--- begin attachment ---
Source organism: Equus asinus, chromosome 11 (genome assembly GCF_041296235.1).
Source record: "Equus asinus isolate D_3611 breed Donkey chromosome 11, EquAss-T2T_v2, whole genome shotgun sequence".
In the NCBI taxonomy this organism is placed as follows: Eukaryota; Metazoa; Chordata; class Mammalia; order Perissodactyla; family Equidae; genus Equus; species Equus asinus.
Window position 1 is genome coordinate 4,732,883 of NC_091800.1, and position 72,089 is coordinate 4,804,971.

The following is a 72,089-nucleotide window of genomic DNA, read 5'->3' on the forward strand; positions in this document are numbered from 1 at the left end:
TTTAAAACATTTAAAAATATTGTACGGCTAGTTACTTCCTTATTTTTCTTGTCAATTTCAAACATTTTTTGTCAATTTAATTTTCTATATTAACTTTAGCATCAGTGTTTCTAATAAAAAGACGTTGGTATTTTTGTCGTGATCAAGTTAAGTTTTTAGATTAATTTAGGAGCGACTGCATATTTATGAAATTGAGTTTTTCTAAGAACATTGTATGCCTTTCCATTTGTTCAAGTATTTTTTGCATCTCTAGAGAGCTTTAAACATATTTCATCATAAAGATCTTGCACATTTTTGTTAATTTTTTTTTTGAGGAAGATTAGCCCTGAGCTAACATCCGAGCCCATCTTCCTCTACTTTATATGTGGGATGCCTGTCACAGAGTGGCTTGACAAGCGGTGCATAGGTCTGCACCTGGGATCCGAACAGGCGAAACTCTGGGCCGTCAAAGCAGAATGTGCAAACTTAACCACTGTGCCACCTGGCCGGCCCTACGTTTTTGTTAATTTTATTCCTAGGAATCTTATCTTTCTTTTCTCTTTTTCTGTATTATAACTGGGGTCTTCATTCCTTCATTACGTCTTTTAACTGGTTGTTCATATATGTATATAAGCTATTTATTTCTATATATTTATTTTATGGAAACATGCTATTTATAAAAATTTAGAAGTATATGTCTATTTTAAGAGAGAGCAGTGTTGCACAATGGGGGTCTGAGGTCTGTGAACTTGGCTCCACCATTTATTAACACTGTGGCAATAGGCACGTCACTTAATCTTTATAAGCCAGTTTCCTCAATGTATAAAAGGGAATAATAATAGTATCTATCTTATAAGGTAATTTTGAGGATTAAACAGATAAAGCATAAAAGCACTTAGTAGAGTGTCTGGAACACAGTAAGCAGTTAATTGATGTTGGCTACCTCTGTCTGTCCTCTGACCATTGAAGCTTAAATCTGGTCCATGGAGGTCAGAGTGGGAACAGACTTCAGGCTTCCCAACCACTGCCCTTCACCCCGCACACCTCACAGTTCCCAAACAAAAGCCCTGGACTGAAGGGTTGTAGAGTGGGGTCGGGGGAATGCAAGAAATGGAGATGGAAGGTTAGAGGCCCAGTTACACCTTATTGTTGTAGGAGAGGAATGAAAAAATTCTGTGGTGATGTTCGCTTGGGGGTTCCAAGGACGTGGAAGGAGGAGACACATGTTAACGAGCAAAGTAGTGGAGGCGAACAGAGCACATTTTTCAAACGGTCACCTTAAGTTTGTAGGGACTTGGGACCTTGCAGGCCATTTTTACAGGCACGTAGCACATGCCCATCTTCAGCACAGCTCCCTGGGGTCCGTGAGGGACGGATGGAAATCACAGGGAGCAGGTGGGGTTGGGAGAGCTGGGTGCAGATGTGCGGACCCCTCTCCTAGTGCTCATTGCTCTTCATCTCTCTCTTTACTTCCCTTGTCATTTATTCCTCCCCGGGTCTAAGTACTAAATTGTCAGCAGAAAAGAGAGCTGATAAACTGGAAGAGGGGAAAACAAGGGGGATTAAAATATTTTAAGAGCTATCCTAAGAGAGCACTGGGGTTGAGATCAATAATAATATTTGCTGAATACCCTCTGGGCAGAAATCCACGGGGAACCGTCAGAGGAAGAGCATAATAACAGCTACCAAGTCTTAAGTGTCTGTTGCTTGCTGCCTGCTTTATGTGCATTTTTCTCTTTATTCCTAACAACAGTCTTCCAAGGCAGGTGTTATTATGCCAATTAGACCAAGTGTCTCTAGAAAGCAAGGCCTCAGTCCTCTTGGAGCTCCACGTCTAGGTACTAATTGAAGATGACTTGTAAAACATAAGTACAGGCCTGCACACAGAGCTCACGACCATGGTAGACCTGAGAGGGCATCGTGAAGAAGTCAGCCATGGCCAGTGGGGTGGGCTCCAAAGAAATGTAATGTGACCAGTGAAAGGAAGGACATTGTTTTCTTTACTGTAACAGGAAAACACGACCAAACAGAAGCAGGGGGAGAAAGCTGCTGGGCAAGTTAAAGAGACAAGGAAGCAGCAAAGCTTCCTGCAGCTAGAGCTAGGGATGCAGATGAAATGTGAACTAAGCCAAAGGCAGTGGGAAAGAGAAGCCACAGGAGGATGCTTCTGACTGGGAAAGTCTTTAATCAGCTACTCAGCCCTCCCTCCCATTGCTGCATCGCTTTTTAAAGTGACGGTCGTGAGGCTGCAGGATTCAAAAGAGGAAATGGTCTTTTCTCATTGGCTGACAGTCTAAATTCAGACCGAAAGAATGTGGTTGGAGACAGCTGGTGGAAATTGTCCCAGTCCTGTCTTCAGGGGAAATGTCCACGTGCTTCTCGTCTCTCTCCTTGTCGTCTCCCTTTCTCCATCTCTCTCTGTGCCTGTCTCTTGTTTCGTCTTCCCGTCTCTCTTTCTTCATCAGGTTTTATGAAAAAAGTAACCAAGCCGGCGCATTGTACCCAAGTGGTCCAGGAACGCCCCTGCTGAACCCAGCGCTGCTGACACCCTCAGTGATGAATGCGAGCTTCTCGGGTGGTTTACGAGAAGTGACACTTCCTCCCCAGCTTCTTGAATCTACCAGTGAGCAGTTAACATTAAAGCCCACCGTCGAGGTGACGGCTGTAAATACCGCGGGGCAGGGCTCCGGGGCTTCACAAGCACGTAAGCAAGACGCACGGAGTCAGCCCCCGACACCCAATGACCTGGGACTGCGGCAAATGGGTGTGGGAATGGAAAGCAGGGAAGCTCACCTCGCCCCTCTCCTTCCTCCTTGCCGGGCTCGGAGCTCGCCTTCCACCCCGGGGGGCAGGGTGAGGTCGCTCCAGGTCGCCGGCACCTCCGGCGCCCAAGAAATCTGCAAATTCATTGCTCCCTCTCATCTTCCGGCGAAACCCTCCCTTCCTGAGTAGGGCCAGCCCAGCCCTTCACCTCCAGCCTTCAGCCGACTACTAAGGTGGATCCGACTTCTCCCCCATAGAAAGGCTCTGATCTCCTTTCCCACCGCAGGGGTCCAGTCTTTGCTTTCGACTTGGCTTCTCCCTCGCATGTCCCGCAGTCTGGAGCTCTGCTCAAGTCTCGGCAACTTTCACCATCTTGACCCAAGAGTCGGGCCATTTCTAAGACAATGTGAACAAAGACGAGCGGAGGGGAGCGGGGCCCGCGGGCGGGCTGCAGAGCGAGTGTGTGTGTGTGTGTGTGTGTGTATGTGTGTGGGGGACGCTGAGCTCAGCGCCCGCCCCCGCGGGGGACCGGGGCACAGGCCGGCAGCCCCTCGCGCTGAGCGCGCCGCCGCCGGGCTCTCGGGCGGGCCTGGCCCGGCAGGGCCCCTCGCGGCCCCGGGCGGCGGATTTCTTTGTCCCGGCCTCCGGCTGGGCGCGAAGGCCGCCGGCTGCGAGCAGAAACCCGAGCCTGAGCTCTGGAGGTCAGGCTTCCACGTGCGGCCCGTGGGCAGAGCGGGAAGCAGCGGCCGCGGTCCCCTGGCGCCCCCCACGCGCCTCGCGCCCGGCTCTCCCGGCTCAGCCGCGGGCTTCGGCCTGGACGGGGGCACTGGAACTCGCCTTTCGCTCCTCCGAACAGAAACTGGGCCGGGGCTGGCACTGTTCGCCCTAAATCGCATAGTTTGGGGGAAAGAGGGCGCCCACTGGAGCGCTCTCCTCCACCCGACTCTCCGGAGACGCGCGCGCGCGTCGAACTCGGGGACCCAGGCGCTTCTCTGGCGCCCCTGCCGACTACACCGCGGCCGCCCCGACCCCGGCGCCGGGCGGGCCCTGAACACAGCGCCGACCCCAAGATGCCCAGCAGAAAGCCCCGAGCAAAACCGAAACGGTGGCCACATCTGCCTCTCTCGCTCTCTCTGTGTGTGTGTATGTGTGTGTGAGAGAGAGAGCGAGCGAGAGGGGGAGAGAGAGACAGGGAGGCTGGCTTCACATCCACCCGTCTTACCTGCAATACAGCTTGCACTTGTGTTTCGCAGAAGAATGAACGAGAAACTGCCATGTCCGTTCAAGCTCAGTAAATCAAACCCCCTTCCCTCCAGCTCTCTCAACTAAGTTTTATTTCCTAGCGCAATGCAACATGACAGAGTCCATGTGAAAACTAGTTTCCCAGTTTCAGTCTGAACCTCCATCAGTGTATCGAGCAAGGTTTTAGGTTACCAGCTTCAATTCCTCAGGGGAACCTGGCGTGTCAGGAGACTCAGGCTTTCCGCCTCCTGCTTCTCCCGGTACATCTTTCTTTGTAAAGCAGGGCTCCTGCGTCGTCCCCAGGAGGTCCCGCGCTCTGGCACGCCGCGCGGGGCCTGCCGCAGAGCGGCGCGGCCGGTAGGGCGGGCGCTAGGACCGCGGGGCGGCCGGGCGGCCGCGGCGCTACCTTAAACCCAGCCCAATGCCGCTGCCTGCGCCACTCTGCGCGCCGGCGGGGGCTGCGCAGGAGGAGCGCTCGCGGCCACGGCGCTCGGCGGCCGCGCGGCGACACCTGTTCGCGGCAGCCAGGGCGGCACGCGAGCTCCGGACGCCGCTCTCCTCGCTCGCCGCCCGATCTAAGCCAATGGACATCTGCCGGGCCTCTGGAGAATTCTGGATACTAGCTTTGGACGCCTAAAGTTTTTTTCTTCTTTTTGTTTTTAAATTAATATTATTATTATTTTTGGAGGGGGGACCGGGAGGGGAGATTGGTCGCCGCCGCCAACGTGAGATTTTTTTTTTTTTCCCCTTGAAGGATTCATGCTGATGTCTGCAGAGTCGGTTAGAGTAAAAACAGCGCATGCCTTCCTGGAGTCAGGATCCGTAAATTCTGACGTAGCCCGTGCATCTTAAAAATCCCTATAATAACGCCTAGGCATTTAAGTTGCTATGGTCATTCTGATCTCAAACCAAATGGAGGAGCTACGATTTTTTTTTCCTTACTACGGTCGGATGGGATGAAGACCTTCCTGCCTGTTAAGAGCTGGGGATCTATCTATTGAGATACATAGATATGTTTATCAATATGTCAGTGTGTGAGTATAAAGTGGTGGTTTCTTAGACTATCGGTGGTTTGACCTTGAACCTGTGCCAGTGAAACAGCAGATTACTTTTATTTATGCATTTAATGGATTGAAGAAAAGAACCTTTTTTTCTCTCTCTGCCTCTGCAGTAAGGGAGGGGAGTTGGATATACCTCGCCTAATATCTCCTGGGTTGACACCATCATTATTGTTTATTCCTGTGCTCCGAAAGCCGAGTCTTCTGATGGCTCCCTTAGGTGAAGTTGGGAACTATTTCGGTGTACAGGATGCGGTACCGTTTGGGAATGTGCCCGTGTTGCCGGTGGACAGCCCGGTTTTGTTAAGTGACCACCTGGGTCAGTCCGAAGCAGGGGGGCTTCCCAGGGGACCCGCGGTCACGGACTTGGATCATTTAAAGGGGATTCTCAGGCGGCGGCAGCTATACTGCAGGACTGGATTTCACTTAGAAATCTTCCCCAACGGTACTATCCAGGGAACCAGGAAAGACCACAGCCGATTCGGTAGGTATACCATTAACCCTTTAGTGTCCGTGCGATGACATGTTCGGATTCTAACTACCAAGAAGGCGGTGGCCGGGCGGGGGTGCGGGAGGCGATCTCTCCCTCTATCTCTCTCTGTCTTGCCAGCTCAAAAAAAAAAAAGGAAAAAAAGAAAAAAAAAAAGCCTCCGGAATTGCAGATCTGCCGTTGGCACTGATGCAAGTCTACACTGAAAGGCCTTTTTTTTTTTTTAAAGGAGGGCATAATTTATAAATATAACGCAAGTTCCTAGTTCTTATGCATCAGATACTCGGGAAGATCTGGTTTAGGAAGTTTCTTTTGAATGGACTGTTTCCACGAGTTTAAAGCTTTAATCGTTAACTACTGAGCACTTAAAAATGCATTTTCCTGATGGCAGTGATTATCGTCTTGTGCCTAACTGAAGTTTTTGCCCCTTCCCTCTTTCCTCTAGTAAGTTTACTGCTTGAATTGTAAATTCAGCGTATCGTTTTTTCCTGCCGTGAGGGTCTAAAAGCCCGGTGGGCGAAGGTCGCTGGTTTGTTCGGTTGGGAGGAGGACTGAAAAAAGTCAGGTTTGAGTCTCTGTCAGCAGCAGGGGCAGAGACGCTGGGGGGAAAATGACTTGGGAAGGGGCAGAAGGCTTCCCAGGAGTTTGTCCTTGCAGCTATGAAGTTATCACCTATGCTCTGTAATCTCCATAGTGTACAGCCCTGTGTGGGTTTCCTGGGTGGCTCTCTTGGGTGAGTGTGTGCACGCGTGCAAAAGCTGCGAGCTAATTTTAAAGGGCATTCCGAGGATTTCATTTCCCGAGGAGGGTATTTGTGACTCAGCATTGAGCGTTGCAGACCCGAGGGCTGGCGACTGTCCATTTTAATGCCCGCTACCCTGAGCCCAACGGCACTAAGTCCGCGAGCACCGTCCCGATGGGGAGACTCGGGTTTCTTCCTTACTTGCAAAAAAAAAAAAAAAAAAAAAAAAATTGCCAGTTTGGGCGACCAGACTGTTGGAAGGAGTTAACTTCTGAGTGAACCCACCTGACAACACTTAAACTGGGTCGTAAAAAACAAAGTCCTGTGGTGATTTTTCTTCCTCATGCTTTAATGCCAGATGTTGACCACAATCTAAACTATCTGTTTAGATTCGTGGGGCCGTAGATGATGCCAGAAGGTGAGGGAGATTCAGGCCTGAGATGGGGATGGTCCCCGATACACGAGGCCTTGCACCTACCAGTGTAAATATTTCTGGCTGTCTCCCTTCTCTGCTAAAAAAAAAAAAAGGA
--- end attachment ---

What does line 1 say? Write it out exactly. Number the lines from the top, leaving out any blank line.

Source organism: Equus asinus, chromosome 11 (genome assembly GCF_041296235.1).